Sisterhood for seniors

Once a week, a beautician makes her way to the Heritage Home for Women for her regular appointments with residents.

While some residents have their hair styled, others enjoy tea, snacks and fine meals in the home's dining room.

Still others participate in the walking club, whose members stroll each day on the home's bucolic grounds.

The Heritage Home for Women is not a spa, but it is not an old ladies home, either.

Take Wilma Sollman for example.

A longtime resident of Schenectady and a former public health nurse, Sollman came to the Union Street residence last year, and she loves it.

"I like the way they treat the people here," said Sollman. "The people are very sincere, and we're getting such good care. And other places don't have the activities that this place has."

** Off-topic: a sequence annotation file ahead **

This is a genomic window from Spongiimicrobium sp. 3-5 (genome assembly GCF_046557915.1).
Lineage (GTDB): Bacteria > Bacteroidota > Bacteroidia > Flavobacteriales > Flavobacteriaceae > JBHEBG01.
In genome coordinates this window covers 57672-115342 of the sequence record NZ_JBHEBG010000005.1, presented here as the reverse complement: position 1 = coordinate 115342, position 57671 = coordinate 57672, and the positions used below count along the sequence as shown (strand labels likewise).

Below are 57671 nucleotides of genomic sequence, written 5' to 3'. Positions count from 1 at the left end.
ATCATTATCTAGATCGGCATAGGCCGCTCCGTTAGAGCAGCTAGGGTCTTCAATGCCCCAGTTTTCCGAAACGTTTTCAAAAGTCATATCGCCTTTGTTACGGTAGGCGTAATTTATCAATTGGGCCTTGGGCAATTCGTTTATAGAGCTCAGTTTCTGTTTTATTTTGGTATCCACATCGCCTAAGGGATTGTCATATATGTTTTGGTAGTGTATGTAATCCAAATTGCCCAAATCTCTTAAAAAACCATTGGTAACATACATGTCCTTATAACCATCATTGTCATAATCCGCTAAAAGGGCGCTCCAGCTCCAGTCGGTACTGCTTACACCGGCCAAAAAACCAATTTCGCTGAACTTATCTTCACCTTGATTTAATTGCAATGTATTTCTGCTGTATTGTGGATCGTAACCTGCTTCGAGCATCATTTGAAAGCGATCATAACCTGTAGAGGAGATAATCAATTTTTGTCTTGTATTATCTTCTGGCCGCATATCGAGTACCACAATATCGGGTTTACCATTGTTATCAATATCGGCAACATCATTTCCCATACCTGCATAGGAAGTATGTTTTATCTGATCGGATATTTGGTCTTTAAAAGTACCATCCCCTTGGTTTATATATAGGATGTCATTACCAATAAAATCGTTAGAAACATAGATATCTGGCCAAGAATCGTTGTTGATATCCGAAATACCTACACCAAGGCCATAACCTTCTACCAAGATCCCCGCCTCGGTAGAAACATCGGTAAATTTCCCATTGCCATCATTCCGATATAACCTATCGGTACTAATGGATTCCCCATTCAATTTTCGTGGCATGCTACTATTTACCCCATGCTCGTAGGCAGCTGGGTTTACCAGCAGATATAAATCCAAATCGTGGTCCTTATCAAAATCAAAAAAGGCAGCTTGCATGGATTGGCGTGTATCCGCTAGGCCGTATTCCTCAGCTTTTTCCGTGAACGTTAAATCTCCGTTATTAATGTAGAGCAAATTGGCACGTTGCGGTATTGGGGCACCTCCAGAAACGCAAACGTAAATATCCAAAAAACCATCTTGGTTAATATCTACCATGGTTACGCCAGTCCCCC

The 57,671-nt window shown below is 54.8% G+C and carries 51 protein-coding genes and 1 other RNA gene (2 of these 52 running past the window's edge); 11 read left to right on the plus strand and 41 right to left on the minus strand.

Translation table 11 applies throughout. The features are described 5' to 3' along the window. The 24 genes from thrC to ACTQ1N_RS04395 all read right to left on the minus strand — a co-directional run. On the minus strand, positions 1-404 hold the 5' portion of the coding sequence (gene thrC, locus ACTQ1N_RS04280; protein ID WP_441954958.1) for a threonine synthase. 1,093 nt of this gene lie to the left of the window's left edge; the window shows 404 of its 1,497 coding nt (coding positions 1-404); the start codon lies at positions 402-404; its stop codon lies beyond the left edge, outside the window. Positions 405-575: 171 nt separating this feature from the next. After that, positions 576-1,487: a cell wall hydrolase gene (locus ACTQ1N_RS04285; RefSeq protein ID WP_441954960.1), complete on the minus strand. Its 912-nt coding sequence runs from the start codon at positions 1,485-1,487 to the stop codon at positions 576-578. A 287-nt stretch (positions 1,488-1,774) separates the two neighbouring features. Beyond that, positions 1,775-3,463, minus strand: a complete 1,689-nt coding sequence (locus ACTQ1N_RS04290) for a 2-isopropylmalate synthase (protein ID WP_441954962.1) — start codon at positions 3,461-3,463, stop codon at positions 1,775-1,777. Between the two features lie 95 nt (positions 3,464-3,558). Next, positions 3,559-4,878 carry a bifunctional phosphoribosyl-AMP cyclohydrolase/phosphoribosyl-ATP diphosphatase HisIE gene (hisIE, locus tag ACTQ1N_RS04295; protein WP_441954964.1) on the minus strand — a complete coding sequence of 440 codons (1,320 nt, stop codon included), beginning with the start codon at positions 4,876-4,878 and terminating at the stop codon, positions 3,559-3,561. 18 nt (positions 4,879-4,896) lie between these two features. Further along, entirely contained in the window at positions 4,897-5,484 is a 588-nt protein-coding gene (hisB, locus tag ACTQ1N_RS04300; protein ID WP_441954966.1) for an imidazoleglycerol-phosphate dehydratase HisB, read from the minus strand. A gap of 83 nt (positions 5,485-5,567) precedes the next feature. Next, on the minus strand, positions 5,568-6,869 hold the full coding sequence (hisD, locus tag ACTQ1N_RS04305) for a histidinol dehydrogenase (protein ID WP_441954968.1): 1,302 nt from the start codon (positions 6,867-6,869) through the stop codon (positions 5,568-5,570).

At 80, Sollman is the average age of the Heritage Home's 36 residents. Each has her own dormitory-style private bedroom. The women share a bathroom, but don't seem to mind.

If anything, sharing the bathroom, eating meals together and playing bingo together on the weekends provides a community atmosphere that is missing in some other elder care facilities.

"Most of our residents come here having heard word-of-mouth of the home," said Kathy Fernandez, the home's administrator. "And most of the ladies are from the city of Schenectady."

The Heritage Home has deep roots in the city's history.

According to Fernandez, the home's roots date to 1868, just three years after the end of the Civil War. Then located on Green Street in the heart of the Stockade District, the home was known as the Haven of Rest, a place for friendless, needy and aged women.

In 1901, the name of the facility changed to The Old Ladies Home and in 1905, the trustees moved to their new building at 1519 Union St. The original facility accommodated 43 women, along with quarters for the staff.

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